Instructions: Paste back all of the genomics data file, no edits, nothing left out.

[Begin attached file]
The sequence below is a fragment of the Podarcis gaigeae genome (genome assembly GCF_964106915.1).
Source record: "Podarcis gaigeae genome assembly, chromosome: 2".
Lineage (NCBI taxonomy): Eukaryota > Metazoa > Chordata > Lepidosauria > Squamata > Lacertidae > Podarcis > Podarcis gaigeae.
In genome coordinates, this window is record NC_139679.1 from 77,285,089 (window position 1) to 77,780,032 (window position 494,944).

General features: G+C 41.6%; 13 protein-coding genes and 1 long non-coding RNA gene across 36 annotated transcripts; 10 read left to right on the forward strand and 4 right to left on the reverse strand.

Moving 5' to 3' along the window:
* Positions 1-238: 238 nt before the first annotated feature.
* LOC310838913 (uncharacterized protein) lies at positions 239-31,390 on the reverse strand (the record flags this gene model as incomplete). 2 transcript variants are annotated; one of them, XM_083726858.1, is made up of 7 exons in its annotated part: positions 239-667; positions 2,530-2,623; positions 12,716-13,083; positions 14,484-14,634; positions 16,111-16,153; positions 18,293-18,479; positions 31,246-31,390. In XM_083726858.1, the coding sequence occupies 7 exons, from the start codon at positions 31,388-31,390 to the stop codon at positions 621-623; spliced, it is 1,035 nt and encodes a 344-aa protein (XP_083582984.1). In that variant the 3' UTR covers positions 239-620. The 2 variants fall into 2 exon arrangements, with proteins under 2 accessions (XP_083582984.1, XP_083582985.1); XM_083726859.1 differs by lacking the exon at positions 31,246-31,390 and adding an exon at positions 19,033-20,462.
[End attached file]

The sequence below is a fragment of the Podarcis gaigeae genome (genome assembly GCF_964106915.1).
Source record: "Podarcis gaigeae genome assembly, chromosome: 2".
Lineage (NCBI taxonomy): Eukaryota > Metazoa > Chordata > Lepidosauria > Squamata > Lacertidae > Podarcis > Podarcis gaigeae.
In genome coordinates, this window is record NC_139679.1 from 77,285,089 (window position 1) to 77,780,032 (window position 494,944).

General features: G+C 41.6%; 13 protein-coding genes and 1 long non-coding RNA gene across 36 annotated transcripts; 10 read left to right on the forward strand and 4 right to left on the reverse strand.

Moving 5' to 3' along the window:
* Positions 1-238: 238 nt before the first annotated feature.
* LOC310838913 (uncharacterized protein) lies at positions 239-31,390 on the reverse strand (the record flags this gene model as incomplete). 2 transcript variants are annotated; one of them, XM_083726858.1, is made up of 7 exons in its annotated part: positions 239-667; positions 2,530-2,623; positions 12,716-13,083; positions 14,484-14,634; positions 16,111-16,153; positions 18,293-18,479; positions 31,246-31,390. In XM_083726858.1, the coding sequence occupies 7 exons, from the start codon at positions 31,388-31,390 to the stop codon at positions 621-623; spliced, it is 1,035 nt and encodes a 344-aa protein (XP_083582984.1). In that variant the 3' UTR covers positions 239-620. The 2 variants fall into 2 exon arrangements, with proteins under 2 accessions (XP_083582984.1, XP_083582985.1); XM_083726859.1 differs by lacking the exon at positions 31,246-31,390 and adding an exon at positions 19,033-20,462.